Friday, October 31, 2014

Yellow-bellied Sapsucker

Immature male Yellow-bellied Sapsucker

Yes, there really is a bird called a Yellow-bellied Sapsucker. In this area, we only see them during the winter when they migrate from their summer range in Canada, Alaska and the extreme northern U. S. They are not particularly shy, but I don't see them that much. If you know their call, they may attract your attention, but you might also think you are hearing a cat mew. They sound very much like a cat with a weak mew.

I can't tell you how much enjoyment we have gotten from our bird feeder over the years. We are in and out of the kitchen all the time at our home and it has worked out well to have the feeder within view of the kitchen window. That way, if you are doing something at the kitchen sink, it is quite natural to see what is happening at the feeder. From the constant short lessons on bird behavior, over time, we have compiled quite an understanding of the behavior of different breeds of birds.

Adult female with no red feathers under her chin

Plus, when an uncommon bird migrates through the area, it is more likely to stop in and be seen because the regular birds are so relaxed and use to the feeder. That is what happened the other day when an immature Yellow-bellied Sapsucker appeared behind the deck. He was a little skittish and kept flying to a tree near the deck and then back into the woods a ways. He hung around long enough for me to get a couple of photos. I was pleased with the result seeing as I was hand-holding the telephoto and shooting through a window.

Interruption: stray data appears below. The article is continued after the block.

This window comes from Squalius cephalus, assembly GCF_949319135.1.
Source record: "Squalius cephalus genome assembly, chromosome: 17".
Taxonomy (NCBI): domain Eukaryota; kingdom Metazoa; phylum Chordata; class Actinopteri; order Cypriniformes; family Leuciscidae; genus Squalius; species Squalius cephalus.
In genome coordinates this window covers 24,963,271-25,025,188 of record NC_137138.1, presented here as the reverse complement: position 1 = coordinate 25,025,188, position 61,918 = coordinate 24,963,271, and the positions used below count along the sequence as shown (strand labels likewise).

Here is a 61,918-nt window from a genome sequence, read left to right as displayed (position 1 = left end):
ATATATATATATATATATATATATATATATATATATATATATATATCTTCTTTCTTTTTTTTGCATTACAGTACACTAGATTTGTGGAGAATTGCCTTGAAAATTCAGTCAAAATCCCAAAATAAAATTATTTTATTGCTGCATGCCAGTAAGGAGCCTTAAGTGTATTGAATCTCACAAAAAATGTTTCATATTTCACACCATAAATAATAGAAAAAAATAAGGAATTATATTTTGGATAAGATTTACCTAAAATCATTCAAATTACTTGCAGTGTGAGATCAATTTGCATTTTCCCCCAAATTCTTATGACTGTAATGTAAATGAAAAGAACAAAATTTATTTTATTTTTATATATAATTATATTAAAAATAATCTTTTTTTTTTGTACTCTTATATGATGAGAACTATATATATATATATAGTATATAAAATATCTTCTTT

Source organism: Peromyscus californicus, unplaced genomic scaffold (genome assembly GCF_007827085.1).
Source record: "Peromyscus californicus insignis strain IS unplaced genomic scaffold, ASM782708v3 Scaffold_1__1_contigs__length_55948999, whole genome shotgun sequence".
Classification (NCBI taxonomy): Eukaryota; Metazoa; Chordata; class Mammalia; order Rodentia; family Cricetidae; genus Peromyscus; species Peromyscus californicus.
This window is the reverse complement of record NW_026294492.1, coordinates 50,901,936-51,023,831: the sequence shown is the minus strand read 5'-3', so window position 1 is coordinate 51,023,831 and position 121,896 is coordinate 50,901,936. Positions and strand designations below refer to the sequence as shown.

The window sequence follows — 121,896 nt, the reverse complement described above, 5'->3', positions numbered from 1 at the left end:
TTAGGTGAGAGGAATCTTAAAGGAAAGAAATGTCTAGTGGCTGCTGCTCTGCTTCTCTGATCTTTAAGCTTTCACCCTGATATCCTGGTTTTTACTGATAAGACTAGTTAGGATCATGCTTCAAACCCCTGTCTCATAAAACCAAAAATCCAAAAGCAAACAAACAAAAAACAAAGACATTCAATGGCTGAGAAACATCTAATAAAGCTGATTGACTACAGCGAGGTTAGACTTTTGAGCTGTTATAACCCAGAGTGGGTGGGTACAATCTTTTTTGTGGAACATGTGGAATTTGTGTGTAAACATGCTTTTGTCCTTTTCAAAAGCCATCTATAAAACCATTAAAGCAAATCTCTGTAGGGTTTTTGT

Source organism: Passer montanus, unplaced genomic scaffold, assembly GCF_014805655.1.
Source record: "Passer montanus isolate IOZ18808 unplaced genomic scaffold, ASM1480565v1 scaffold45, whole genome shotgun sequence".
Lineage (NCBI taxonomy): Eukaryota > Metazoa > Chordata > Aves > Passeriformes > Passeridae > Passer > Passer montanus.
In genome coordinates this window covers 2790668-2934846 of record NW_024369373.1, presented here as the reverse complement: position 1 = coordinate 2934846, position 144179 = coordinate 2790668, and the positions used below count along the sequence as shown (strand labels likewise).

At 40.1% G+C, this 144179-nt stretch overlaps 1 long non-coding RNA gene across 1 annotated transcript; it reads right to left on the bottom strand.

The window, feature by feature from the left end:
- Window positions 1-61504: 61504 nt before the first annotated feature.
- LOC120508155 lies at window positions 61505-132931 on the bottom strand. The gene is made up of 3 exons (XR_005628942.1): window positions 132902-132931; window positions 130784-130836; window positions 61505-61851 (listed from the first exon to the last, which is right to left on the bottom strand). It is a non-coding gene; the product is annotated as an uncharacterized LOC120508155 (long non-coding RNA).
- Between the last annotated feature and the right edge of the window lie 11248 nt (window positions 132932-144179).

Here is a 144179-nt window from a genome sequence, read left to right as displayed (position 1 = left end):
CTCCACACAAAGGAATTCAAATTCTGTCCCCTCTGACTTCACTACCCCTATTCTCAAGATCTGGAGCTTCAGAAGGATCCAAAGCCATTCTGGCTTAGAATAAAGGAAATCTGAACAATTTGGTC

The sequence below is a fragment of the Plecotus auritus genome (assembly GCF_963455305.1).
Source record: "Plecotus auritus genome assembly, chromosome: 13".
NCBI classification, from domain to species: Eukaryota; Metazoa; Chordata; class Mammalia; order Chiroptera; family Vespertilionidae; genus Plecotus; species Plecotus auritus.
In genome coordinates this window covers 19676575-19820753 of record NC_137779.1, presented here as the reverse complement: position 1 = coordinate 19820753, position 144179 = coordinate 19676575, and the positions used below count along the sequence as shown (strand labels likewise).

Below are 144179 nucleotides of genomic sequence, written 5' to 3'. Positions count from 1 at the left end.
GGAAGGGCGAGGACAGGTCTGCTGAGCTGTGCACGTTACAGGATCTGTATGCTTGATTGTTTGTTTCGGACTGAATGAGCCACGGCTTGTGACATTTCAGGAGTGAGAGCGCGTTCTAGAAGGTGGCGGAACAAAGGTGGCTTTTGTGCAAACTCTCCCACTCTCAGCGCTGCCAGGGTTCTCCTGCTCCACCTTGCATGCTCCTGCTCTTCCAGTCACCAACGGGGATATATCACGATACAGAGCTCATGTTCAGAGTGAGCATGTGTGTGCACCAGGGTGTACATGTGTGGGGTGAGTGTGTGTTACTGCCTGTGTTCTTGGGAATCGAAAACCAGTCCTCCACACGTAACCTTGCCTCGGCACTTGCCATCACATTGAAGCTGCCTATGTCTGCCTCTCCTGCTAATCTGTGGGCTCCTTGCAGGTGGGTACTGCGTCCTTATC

Same female with red feathers on her crest

I'm not sure what it was thinking because it's main diet is tree sap and the insects the sap attracts. It will also eat berries, but I am not sure if it will eat seeds. I have never actually seen one on the feeder.

There are a couple of trees on our property that they have targeted for sap. One is this Sweet Gum tree. You can see how extensively a YBSS has worked on it. Despite there being numerous other Sweet Gums all around it, this is the only one it taps.

Another tree it visits regularly is a pine called a Carolina Hemlock at the top of the driveway. All the holes they have drilled haven't seemed to affect either one, but I read that it is possible for them to girdle and kill a tree.

I was surprised one winter to see a YBSS sipping on a poison ivy vine. A mature poison ivy vine can be as big around as an adult's forearm. The hairy vine in this picture is the poison ivy vine it was sipping. I guess they must not be allergic to the sap.

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